The cloud forests of the tropics are mysterious places cloaked in mist and draped in lichen and moss. Unlike the hot humid lowlands the cloud forests of the Central Guatemalan highlands can often feel cool and damp, usually cover in cloud and regularly dropping below 20 degrees at night. And what that means is pots of frogs – not just in numbers but also species. Each valley often holds its own suite of endemic species.
In just three days in June 2014 we found 21 species of reptiles and amphibians.
And that was without getting into the cloud forest proper. Seven of those amphibians were listed as either vulnerable or critically endangered by the IUCN, mostly due to limited distributions and habitat loss as well as sensitivity to the fungal disease Chytrid.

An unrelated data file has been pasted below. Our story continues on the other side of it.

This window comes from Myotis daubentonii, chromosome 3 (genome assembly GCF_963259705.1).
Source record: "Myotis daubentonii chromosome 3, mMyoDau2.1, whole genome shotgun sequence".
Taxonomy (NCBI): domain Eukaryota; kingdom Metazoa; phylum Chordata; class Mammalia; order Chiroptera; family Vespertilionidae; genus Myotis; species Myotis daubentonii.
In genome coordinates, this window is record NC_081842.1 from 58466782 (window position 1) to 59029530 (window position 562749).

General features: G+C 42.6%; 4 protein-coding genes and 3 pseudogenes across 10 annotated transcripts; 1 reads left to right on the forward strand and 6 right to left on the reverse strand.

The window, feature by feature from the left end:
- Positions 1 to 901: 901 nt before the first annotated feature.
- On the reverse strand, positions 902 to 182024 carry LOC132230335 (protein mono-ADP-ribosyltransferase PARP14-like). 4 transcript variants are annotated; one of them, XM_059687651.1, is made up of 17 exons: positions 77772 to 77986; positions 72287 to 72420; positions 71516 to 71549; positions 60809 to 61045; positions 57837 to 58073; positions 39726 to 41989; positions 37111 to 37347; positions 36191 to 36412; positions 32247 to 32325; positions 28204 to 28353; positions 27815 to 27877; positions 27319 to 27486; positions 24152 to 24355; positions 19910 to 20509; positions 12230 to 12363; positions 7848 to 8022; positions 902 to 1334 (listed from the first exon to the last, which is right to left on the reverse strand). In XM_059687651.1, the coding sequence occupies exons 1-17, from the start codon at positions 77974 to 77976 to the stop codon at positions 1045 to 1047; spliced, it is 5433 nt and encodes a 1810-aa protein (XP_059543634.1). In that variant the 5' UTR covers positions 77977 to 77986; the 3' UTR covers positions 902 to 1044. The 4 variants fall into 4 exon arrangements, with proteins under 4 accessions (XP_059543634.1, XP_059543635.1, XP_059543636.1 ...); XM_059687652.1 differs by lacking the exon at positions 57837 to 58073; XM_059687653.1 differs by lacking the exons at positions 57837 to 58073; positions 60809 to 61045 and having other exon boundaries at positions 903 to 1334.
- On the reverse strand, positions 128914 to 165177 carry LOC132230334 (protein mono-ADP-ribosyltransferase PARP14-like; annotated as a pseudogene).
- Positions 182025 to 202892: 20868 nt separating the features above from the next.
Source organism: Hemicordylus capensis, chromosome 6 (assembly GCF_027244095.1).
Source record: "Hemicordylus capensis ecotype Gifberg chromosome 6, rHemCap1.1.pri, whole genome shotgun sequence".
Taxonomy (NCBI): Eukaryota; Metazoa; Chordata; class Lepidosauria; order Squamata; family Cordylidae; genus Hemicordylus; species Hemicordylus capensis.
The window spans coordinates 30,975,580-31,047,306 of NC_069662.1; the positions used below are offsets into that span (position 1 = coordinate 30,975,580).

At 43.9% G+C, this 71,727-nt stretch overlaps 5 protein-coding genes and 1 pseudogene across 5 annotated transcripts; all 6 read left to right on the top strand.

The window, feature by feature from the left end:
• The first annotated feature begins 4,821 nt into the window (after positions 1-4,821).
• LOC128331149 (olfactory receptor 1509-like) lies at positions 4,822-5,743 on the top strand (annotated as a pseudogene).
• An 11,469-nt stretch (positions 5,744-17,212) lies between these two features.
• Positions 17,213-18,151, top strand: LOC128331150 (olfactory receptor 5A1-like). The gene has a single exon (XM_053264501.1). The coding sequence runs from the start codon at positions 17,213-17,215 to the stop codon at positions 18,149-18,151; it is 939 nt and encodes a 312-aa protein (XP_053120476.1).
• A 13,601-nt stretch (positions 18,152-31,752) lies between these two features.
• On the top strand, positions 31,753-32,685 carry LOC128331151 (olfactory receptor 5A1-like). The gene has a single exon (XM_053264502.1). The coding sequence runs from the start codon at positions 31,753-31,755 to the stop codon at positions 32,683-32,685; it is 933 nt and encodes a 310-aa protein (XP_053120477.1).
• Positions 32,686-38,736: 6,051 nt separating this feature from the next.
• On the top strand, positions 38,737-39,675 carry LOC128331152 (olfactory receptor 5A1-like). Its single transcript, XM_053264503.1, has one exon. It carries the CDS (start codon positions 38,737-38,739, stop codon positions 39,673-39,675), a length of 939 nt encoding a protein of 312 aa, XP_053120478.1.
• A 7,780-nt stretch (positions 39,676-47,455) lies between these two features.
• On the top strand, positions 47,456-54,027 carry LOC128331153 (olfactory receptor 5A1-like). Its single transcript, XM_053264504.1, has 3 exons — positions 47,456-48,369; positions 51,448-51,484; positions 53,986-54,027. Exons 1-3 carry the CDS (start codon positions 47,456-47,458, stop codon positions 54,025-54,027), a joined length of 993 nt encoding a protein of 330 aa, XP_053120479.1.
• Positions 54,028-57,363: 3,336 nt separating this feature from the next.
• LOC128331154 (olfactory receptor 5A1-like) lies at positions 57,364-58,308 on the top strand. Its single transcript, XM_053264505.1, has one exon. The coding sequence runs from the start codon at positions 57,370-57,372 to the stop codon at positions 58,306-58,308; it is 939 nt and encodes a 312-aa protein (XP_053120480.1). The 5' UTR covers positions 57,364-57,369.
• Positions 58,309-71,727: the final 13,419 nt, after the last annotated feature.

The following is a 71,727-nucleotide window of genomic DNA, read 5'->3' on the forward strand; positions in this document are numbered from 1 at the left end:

As well as endemic frogs there are also reptiles with highly restricted ranges including the arboreal lizard Abronia fimbriata, and the pitviper Bothriechis aurifer. Unfortunately last year we saw neither of these, but we hope to be successful these and some more frogs this year in May 2015 when we return for two weeks on our CCFC expedition.
News from the field! UPDATE!
We found the alligator lizard Abronia gaiophantasma on our May 2015 Expedition and wanted to share this shot with you! Our Expeditions to Community Cloud Forest Conservation are going from strength to strength, be sure to join us next year!
As always, thank you so much to our volunteer researchers.